What's green? With no national green building standards to consult, and interpretations as varied as one might expect in an industry as geographically and otherwise diverse as construction, that's a question many remodelers have been asking as interest in all things green has soared.

A National Green Building Standard aims to set the record straight, at least by the definitions of the National Association of Home Builders (NAHB) and the International Code Council. Since March, the two groups — aided by a consensus committee representing remodelers, builders, code and government officials, suppliers, and others — have been hashing out the terms of a points-based system for certifying homes as green, with flexibility for regional variations. Now in draft form, the 89-page standard is open to public comment until September 24, with a second draft expected to be posted in October.

While much of the proposed language is relevant only to ground-up construction, it is sprinkled with clarifications specific to renovations of and additions to existing buildings. “Remodelers came up with questions such as: ‘What percentage of the house has to be remodeled to be considered green?'” says Calli Schmidt, the NAHB's director of environmental communications. There are four proposed “performance levels” for green remodeling — bronze, silver, gold, and emerald — based on compliance with practices such as having a construction waste management plan, not enclosing walls with high-moisture insulation, and replacing existing appliances with Energy Star or equivalent appliances.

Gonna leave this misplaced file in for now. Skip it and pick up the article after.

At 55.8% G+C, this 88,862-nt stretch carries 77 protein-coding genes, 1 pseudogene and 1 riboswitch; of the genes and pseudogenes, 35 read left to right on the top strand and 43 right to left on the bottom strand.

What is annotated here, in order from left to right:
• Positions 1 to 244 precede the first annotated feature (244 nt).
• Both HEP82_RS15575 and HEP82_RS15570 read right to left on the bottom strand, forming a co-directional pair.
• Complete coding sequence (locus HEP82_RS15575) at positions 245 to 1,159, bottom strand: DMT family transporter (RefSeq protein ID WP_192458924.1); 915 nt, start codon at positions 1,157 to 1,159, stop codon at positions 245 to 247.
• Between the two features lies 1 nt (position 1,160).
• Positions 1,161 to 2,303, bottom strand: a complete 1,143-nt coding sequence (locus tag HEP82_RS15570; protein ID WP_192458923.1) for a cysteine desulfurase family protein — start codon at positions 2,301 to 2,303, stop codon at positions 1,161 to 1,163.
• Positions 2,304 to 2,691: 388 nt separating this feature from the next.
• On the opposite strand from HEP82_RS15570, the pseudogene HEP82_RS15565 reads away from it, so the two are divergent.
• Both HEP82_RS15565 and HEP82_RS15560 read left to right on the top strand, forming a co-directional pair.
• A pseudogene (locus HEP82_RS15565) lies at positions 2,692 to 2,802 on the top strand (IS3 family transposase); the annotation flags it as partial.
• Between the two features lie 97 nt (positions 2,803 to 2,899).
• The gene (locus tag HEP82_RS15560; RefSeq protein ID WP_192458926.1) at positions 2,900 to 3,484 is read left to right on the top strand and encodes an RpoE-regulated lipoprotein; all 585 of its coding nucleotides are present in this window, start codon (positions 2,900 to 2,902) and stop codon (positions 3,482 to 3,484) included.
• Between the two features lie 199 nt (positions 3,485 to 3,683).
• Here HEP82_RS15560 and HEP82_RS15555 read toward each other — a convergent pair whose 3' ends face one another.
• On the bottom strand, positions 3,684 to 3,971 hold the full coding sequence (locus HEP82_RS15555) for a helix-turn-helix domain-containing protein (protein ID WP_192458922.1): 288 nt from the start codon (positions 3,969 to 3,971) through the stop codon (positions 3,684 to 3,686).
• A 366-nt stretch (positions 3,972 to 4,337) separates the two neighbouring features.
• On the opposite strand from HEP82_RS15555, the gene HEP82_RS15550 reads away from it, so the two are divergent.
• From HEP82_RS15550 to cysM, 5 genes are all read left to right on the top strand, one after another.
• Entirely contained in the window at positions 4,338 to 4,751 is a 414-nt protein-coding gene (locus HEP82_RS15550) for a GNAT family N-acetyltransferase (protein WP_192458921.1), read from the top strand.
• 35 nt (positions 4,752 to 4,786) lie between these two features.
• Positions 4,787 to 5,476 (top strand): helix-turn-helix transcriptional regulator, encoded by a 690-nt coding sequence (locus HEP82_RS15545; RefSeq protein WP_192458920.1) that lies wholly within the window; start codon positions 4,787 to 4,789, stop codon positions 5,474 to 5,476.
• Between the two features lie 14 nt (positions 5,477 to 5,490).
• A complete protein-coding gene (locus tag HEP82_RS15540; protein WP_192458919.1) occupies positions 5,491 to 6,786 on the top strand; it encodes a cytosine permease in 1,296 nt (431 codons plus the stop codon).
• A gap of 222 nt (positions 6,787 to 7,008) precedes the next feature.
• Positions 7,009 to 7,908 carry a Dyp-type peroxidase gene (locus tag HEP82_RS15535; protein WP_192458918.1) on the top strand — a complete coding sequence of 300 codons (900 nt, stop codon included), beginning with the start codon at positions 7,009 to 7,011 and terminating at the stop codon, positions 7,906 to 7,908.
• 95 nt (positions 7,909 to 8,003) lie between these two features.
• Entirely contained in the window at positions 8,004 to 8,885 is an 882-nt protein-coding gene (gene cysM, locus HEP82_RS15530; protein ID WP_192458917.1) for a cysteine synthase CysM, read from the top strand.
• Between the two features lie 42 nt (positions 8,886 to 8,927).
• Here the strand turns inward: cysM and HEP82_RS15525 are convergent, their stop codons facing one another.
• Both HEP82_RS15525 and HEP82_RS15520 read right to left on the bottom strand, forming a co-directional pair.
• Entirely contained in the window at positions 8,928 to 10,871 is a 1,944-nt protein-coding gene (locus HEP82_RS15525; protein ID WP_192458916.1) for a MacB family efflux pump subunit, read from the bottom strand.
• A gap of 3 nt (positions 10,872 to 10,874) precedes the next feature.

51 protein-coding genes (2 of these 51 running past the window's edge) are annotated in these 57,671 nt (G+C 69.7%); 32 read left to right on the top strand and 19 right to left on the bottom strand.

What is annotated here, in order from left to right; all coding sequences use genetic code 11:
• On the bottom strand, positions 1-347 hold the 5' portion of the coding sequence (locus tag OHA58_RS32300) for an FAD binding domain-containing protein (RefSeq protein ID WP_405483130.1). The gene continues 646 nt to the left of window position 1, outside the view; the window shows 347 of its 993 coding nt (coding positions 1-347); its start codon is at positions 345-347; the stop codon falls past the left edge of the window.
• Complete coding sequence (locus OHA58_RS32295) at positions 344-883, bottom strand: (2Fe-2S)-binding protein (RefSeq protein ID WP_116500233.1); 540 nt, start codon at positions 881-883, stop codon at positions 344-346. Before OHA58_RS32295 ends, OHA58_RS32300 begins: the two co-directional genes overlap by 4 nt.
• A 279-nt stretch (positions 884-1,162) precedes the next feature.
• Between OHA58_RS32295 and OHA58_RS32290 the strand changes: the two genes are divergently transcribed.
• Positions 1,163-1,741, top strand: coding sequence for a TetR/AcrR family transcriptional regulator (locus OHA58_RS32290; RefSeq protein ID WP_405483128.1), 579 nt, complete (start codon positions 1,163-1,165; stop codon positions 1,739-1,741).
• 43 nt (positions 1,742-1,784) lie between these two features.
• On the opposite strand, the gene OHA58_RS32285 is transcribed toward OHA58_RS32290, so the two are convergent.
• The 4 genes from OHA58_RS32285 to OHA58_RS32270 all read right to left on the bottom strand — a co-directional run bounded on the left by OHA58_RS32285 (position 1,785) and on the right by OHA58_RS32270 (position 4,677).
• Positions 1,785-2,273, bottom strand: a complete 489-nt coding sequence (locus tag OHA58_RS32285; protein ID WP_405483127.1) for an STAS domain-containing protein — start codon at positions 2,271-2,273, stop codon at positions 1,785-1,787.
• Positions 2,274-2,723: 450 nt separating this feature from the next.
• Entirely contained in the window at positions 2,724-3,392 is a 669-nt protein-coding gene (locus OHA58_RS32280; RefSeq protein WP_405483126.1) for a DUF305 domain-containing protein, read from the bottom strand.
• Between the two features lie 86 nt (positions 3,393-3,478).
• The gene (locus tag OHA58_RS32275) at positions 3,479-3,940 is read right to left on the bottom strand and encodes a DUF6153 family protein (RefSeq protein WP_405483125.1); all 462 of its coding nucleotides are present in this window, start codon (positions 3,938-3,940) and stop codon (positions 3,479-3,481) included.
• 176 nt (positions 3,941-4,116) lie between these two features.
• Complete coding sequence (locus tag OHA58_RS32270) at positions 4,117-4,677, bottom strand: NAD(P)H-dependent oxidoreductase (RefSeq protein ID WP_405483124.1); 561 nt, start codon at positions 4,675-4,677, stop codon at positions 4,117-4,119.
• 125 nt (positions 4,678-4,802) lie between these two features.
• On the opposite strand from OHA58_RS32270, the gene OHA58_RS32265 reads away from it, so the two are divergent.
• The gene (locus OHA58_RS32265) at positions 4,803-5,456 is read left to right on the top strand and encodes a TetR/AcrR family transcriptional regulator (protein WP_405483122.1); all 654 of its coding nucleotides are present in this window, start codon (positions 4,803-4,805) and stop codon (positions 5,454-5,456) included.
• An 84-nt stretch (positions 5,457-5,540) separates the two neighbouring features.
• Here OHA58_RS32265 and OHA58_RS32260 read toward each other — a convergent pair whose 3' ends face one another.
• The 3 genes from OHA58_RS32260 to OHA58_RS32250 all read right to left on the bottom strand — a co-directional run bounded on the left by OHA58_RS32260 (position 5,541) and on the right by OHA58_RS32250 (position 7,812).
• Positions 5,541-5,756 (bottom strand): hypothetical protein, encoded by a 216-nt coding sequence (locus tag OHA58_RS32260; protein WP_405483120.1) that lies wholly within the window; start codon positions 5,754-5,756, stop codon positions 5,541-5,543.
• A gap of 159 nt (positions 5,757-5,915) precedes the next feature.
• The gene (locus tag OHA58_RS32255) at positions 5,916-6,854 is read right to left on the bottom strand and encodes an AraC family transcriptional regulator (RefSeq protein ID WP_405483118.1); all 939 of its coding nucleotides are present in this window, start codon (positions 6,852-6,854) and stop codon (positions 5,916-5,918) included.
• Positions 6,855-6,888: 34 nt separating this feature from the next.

The draft also includes proposed definitions of some 75 words and terms used in the standard. So if you have an opinion on what is meant by, say, advanced framing or recycled-content materials, now's your chance to weigh in.

Remodeler Mark Scott, for one, welcomes the standard — with just a little bit of skepticism. “‘Official' definitions would go a very long way to clearing up confusion” involving an issue that is largely “hype-driven,” says the owner of Mark IV Builders, in Bethesda, Md. He speculates, however, that a close look at many remodelers' practices would show that they already exceed whatever thresholds the National Green Building Standard ultimately establishes.